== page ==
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Design Recommendations for Spare Seals in Landing Gear Shock Struts
- Aerospace Standard
Published June 09, 2017 by SAE International in United States
Downloadable datasets availableAnnotation ability available
This SAE Aerospace Recommended Practice (ARP) provides recommendations on cavity design, the installation of elastomer type spare seals in these cavities, and information surrounding elastomer material properties after contact with typical shock absorber hydraulic fluid(s) or grease. This ARP is primarily concerned with the use of spare seals on shock absorbers where only a single dynamic seal is fitted and in contact with the slider/shock absorber piston at any one time.
These shock absorbers typically have a spare (dynamic) seal gland located on the outer diameter of the lower seal carrier. This spare seal gland is intended to house a spare elastomer contact seal. Split Polytetrafluoroethylene (PTFE) backup rings can also be installed in the spare seal cavity.
During operation, if the fitted dynamic shock absorber standard seal begins to fail/leak, then the aircraft can be jacked up, allowing the lower gland nut of the shock absorber to be dropped down. The current used dynamic seal can be cut free, and the spare elastomer seal can be stretched over the seal carrier ring into the dynamic seal position. The shock absorber can be re-assembled and then the landing gear is ready to continue operation with a new seal in position after this relatively simple procedure.
This document provides information surrounding the recommended hardware geometry for spare seals in landing gear shock struts, as well as the effects of stretch, fluid interaction, and grease interaction on elastomer seal properties. In addition, this ARP document now covers property characteristics of AMS-P-25732 and AMS-P-831461 elastomer materials after immersion in the three primary red oils (hydraulic fluids) used in industry, MIL-PRF-5606, MIL-PRF-87257, and MIL-PRF-83282. Changes in volume, tensile strength, and elongation are discussed after immersion in the aforementioned fluids, both in whole and in mixed percentages of fluid. These characteristics should be taken into account when incorporating and implementing fluid and/or fluid changes with specific elastomer materials in shock struts containing spare seals.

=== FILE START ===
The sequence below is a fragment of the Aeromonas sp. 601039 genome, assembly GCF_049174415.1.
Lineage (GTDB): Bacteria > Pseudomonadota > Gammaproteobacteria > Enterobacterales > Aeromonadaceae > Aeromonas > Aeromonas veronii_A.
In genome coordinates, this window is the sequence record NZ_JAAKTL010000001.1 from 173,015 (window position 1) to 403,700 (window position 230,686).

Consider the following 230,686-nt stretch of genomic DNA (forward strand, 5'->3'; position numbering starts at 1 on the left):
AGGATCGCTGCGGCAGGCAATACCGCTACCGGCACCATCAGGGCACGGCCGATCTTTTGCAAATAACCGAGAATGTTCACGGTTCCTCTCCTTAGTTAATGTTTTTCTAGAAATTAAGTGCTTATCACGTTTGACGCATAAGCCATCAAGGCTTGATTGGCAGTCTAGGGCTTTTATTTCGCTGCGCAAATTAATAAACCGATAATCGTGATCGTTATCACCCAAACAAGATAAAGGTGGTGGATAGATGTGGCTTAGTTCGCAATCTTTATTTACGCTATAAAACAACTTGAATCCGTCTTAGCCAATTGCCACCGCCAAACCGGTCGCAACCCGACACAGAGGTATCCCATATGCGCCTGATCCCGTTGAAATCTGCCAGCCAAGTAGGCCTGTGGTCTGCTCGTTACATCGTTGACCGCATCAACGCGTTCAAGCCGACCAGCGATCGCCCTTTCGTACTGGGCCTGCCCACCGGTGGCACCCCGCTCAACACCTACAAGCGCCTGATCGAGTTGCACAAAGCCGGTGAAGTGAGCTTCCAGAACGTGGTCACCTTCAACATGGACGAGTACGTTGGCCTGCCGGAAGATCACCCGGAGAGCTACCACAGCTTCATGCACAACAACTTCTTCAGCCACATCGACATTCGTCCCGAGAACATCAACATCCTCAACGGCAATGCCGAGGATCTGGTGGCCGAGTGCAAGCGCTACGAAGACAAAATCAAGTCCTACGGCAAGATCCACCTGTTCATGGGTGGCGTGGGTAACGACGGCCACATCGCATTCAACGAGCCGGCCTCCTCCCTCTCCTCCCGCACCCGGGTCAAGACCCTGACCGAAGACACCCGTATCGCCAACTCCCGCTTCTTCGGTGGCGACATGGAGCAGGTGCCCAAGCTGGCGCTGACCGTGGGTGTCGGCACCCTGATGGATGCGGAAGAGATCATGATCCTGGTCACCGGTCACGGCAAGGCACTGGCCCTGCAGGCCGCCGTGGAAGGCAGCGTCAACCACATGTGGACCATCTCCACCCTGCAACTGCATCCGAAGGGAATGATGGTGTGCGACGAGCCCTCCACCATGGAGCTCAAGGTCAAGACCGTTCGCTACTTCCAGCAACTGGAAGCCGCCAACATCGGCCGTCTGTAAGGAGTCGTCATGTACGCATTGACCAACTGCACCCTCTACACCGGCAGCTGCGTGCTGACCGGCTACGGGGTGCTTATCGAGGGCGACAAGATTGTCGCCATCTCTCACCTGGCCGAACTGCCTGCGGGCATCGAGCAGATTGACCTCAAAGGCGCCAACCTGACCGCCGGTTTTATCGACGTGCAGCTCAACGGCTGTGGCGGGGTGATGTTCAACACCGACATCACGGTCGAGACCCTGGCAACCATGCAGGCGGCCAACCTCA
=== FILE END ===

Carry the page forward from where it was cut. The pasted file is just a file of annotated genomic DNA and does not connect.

|Aerospace Standard||Gland Design: Nominal 3/8 Inch Cross Section for Compression-Type Seals|
|Aerospace Standard||Use of HVOF Thermal Spray Coatings for Hard Chrome Replacement in Landing Gear Applications|
|Aerospace Standard||Landing Gear Structures and Mechanisms|
Data Sets - Support Documents
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|Table 2||Volume swell after 100% concentration X 100% concentration|
|Table 3||Volume swell after 100% concentration X 50/50% concentration|
|Table 4||Elongation after 100% concentration X 100% concentration|
|Table 5||Elongation after 100% concentration X 50/50% concentration|
|Table 6||Tensile strength after 100% concentration X 100% concentration|
|Table 7||Tensile strength after 100% concentration X 50/50% concentration|
|Table 8||Volume swell after 100% concentration X 100% concentration|
|Table 9||Volume swell after 100% concentration X 50/50% concentration|
|Table 10||Elongation after 100% concentration X 100% concentration|
|Table 11||Elongation after 100% concentration X 50/50% concentration|
|Table 12||Tensile strength after 100% concentration X 100% concentration|
|Table 13||Tensile strength after 100% concentration X 50/50% concentration|
|AMS-P-83461||This document is not part of the subscrption.|
|AMSP83461||Packing, Preformed, Petroleum Hydraulic Fluid Resistant, Improved Performance at 275°F (135°C)|
|MIL-P-25732||This document is not part of the subscrption.|
|MIL-PRF-5606||This document is not part of the subscrption.|
|MIL-PRF-83282||This document is not part of the subscrption.|
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